Advantage II is available at veterinary clinics and pet specialty stores. Remember, one of the most important things you can do for your pet is to visit your veterinarian regularly for wellness check-ups. For more information on Advantage II, please visit www.petparents.com. You will also find a lot of other information for all pet parents’ needs at this great website.
The Dogfather's Grooming Tip with Joey Villani
Smelly Faced Dogs
Joey is frequently asked about dogs who have a smelly face. This is more common in dogs that have smashed faces, such as pugs.
If your dog has short hair, it is real easy to take care of. Just take a little bit of cornstarch or mediated powder like Gold Bond. You just place it in the folds on their face, and it keeps the wrinkles dry.
If you have a longhaired dog, it is more difficult for two reasons. First, it cakes up in the hair and will matt. It is also hard to keep it out of their eyes.
For the longhaired dog, start with Q-tips and hydrogen peroxide. Dip the Q-tips into the hydrogen peroxide. However, don’t dip it in the container, as this will contaminate the whole bottle. Pour a little into a small container and then dip the Q-tip in it. With the wet Q-tip, wipe down the folds and underneath the eyes (not on the corner of their eyes). Throw away the rest of the solution when you are done.
You will find that you will be removing something that appears to be a mucus-like discharge. It may also look green and slimy. Unfortunately this area stays wet because of a dog’s tears, or even when it gets wet by itself, it just doesn’t dry because of the folds of skin.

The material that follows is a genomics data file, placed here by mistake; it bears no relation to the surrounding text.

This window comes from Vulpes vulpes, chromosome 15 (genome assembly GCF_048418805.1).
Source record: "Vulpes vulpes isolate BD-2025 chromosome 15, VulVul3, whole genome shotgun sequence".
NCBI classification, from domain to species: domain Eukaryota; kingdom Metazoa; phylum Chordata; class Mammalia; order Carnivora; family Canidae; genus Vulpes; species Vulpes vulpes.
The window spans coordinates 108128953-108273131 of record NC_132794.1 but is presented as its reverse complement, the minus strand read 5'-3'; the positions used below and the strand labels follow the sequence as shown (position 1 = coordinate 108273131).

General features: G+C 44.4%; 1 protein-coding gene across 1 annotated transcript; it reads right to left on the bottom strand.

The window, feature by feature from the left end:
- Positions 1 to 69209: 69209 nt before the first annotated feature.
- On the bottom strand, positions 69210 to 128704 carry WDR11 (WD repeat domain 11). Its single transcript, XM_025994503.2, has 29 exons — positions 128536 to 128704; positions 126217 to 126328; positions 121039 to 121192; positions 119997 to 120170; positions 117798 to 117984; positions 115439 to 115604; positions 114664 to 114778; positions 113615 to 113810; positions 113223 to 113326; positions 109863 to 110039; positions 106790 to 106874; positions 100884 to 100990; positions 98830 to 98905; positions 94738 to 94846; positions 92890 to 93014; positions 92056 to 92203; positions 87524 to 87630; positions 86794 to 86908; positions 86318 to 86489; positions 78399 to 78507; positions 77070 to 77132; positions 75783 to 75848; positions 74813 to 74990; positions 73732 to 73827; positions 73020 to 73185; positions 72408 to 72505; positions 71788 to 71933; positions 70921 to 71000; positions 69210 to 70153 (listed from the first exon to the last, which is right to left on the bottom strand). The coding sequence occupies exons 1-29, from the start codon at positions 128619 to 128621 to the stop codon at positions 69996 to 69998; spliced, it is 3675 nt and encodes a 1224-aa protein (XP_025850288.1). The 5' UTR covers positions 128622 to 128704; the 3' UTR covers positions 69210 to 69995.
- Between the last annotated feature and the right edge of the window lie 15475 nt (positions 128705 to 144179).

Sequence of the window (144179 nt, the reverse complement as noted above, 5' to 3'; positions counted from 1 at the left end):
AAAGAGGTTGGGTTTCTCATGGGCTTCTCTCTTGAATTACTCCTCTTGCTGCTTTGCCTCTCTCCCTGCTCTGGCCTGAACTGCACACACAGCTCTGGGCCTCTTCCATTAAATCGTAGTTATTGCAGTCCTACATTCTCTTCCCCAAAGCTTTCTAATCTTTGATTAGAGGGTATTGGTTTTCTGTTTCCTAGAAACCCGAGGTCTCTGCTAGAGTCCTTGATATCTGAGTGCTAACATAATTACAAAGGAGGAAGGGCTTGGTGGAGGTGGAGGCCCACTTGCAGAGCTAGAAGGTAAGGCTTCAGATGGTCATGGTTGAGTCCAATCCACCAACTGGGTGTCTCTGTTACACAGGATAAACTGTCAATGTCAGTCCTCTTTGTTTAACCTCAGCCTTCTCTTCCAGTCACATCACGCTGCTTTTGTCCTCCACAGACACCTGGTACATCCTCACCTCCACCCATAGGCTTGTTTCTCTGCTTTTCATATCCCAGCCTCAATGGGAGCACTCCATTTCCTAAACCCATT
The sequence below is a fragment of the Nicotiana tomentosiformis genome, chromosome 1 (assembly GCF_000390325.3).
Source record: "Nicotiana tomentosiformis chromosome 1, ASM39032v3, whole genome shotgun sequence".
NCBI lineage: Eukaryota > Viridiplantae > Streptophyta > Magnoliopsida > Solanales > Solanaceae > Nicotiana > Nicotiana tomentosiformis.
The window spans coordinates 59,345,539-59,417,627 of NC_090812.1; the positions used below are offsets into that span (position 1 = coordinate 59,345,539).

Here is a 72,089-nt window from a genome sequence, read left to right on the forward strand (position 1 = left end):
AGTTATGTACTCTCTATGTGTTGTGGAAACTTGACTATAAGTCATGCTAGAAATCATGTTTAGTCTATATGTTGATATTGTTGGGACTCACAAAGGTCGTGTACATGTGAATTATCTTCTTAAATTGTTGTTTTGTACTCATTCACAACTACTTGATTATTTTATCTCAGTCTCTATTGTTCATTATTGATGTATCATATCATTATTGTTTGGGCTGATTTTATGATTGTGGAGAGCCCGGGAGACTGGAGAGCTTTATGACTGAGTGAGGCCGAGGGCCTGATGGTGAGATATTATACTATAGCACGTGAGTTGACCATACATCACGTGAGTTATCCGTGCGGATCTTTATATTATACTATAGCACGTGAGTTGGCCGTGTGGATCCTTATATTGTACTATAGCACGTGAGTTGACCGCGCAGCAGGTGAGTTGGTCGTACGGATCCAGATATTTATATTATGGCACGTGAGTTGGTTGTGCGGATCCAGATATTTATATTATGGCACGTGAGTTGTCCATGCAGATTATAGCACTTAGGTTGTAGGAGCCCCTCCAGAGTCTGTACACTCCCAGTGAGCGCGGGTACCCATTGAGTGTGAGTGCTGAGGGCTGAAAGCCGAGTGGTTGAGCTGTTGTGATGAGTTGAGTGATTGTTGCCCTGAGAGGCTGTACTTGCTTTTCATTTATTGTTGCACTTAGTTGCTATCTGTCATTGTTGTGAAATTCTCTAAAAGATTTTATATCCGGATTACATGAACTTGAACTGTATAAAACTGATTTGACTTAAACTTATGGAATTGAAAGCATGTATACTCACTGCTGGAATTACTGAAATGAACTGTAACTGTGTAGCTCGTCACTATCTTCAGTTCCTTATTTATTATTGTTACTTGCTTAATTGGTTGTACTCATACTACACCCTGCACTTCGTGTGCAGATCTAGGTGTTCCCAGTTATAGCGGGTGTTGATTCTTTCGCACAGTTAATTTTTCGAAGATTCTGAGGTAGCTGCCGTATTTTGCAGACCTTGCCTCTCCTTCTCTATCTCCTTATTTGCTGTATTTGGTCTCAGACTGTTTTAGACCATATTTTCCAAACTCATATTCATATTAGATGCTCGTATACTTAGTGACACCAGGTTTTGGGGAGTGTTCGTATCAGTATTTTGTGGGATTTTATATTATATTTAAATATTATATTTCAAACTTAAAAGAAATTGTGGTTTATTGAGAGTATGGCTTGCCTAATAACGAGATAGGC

When you have wiped it all out, dry the skin with a tissue or clean cloth. Next, go in with just a little bit of cornstarch. If you do get it in their eyes, it won’t harm them. However, just add a little bit because you don’t want the long hair to matt. This will draw the remaining moisture out.
There is no need to use expensive products, such as facial deodorant for dogs, as this can be very irritating.
In the beginning, you will need to do this every day for about a week. After that, if you do this about once a week, you will notice that the odor is gone.
Sad Ending For Solly The Swimming Pool Hippo
It started out as a happy story and now it’s a tragic story. “It’s devastating,” said Ruby Ferreira, manager of the game preserve lodge where the hippopotamus had been stuck in the swimming pool. Dominant males had chased the 4-year-old hippo from his herd when he wandered into the Conservation Lodge and plopped into its 8-foot-deep pool. Although he was able to swim freely, he couldn’t get out because the pool has no steps. Lodge workers dubbed him Solly, and the hippo’s plight captivated South Africans. Someone even set up a Twitter account on Solly’s behalf and tweeted purported hippo quotes. Then a few days later the TV news carried a scrolling headline announcing the animal’s death. A game capture team had been waiting for a veterinarian to show up to tranquilize Solly and oversee the operation to hoist him out with a crane. Then, just as veterinarian arrived the hippo tried one last time to get to his feet. He couldn’t make it. Exhausted, he dropped his head into the knee-deep water, making a splash, then lay still. A Wildlife rescue expert was in tears as he confirmed that Solly was dead. Hippos are sensitive creatures and Solly’s stress level had probably been rising since he was forced from his group, called a pod, and took shelter in the pool. Once inside, he couldn’t get out, adding to his stress.
Candy Eating Cows
You know what they say: If life gives you bulk quantities of defective candy unfit for human consumption, make chocolate-laced cattle feed. Or that's what they say in Kentucky apparently, where an industrious cattleman has responded to skyrocketing corn prices by swapping out the corn in his 1,400 cows' diets for low-grade candy. The Peducah, Ky.-based WPSD Local reports that Joseph Watson, owner of United Livestock Commodities, believes that candy is a healthy drought-time substitute for corn, even suggesting that its advantages over vegetables go beyond price. "It actually has a higher ratio of fat (than) actually feeding them straight corn." But John Waller, a professor of animal nutrition at the University of Tennessee, said he didn't seem the least bit scandalized by candy-fattened cows. "I think it's a viable (diet)," Waller said. "It keeps fat material from going out in the landfill and it's a good way to get nutrients in these cattle.